2023 FBAR and FATCA Compliance: Offshore Account Disclosure Rules Remain Unchanged from Last YearArticles/News, Offshore Account Update
Posted on January 20, 2023 | Share
The rules for FBAR and FATCA compliance are remaining unchanged for 2023. This means that U.S. taxpayers who own offshore accounts must assess their filing obligations as they have in years past, and they must file an FBAR, IRS Form 8938 or both if the aggregate value of their offshore accounts exceeds the relevant disclosure threshold(s).
FBAR and FATCA Filing Thresholds for 2023
While the FBAR and FATCA filing requirements both pertain to offshore accounts (though FATCA applies to other “foreign financial assets” as well), they are not the same. One of the most significant differences is the filing threshold. The FBAR and FATCA filing thresholds are remaining unchanged for 2023:
- FBAR Filing Threshold – U.S. taxpayers (residing domestically or abroad) must file an FBAR in 2023 if the aggregate value of their offshore accounts exceeded $10,000 at any point in 2022.
- FATCA (IRS Form 8938) Filing Threshold – U.S. taxpayers residing domestically must file IRS Form 8938 in 2023 if the total value of their foreign financial assets (including, but not limited to, offshore accounts) exceeded $50,000 at the end of the year or $75,000 at any point in 2022. The thresholds increase to $200,000 and $300,000, respectively, for taxpayers residing abroad.
FBAR and FATCA Filing Deadlines for 2023
The FBAR and FATCA filing deadlines are also remaining unchanged for 2023. FBARs are always due on April 15, while U.S. taxpayers must file IRS Form 8938 with their annual returns (this year’s due date is April 18, 2023). However, all filers receive an automatic six-month extension for both filings.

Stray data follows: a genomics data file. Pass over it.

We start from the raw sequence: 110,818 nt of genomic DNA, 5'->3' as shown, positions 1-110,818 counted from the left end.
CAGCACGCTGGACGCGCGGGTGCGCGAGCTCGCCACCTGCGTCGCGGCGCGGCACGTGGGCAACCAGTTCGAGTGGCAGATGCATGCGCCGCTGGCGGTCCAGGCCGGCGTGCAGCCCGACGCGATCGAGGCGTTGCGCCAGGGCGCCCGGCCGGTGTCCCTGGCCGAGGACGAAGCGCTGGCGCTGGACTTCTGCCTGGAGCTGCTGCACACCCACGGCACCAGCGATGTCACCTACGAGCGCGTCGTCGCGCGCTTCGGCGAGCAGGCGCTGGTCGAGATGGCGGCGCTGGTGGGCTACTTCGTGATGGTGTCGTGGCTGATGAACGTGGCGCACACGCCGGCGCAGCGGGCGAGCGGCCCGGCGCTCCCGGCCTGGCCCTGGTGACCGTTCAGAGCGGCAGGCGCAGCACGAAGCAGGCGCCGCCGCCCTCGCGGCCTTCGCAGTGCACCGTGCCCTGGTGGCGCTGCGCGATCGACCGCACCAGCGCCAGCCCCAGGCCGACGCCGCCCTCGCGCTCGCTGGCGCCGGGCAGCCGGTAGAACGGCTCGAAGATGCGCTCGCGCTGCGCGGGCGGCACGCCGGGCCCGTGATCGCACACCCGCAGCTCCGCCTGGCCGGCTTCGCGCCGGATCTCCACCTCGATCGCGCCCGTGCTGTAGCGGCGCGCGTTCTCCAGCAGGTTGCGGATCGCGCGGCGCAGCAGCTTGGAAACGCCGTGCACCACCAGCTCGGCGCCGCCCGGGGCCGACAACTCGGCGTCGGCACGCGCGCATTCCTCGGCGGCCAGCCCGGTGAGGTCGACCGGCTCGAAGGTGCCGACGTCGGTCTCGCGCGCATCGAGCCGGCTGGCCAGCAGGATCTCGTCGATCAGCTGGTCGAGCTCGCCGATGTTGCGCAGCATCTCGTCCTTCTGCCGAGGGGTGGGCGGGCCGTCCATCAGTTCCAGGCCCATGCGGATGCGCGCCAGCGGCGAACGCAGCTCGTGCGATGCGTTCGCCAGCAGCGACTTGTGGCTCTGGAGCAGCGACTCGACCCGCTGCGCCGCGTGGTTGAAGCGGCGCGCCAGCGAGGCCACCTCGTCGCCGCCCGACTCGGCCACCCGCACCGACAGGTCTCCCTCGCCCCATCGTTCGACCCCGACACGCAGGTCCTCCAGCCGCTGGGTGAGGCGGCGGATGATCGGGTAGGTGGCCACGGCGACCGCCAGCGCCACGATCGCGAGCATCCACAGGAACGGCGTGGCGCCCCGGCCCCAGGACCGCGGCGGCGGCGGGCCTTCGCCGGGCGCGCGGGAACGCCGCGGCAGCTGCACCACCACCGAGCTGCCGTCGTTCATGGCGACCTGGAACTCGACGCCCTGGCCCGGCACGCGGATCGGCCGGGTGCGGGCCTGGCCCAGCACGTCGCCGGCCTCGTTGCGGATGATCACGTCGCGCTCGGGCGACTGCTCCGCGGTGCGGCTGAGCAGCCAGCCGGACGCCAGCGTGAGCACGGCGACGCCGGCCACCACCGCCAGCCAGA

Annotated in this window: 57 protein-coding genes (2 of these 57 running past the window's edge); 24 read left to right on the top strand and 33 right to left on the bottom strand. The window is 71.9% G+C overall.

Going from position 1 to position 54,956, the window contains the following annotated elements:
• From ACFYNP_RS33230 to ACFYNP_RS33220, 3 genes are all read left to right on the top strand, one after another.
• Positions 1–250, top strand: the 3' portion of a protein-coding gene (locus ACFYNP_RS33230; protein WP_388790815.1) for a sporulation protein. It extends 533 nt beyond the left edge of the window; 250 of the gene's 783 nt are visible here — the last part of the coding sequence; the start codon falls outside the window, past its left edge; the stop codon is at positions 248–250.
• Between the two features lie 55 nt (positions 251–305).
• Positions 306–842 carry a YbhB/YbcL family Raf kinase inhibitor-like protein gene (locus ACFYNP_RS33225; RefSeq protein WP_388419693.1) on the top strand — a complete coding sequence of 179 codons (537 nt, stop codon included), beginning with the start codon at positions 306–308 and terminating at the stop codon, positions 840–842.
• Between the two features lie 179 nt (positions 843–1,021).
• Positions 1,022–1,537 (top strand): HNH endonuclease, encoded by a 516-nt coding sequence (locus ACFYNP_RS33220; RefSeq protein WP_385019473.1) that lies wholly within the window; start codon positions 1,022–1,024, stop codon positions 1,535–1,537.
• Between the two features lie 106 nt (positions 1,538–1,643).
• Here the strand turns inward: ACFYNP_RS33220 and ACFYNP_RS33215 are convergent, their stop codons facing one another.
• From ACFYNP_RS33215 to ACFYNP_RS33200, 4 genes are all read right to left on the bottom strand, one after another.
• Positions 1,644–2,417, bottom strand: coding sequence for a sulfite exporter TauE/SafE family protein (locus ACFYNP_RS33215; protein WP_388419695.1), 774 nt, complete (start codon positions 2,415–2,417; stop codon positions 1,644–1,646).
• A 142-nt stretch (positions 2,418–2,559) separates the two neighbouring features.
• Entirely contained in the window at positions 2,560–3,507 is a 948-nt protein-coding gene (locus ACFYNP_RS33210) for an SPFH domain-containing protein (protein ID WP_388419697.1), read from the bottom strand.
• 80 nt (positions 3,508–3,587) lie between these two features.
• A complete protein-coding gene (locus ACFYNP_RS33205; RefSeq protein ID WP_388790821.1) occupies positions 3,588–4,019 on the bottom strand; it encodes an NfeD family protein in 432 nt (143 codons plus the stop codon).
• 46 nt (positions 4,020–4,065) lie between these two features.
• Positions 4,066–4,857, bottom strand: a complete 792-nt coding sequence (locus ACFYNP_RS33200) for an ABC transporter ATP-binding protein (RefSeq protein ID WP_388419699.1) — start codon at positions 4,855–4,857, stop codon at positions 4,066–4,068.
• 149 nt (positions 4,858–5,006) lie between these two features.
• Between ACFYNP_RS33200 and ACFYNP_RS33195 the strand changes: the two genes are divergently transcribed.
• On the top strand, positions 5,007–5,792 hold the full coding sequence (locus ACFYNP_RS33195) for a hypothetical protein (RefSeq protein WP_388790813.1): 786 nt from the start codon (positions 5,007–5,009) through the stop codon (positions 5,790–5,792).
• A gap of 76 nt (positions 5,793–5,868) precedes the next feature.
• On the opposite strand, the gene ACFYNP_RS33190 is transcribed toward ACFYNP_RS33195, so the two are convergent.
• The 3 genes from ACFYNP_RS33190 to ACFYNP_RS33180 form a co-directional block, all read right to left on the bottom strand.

FBAR and FATCA Rules for Cryptocurrency in 2023
In 2020, the Financial Crimes Enforcement Network (FinCEN) issued Notice 2020-2, in which it stated, “[A]t this time, a foreign account holding virtual currency is not reportable on the FBAR (unless it is a reportable account under 31 C.F.R. 1010.350 because it holds reportable assets besides virtual currency).” While Notice 2020-2 also indicated that FinCEN intends to revise the FBAR rules to make cryptocurrency accounts reportable, it has not done so as of January 2023.
The rules regarding cryptocurrency and FATCA compliance are slightly less clear. As a result, U.S. taxpayers who have cryptocurrency in offshore accounts should consult with their tax counsel to determine their disclosure obligations.
What if You Didn’t File an FBAR or IRS Form 8938 in 2022?
If you were required to file an FBAR or IRS Form 8938 (or both) in 2022 and failed to do so, this is not a mistake you can ignore. FBAR and FATCA violations carry steep penalties—including criminal penalties in some cases. Depending on the circumstances involved, you may need to submit a streamlined filing or a voluntary disclosure, and you will need to consult with tax counsel to make sure you choose the correct option.
Contact Thorn Law Group in New Jersey
If you have questions or concerns about your offshore account disclosure obligations in 2023, we can help. To request a confidential consultation with tax attorney Kevin E. Thorn, Founding Partner of Thorn Law Group, please call 201-842-7696, email email@example.com or inquire online today.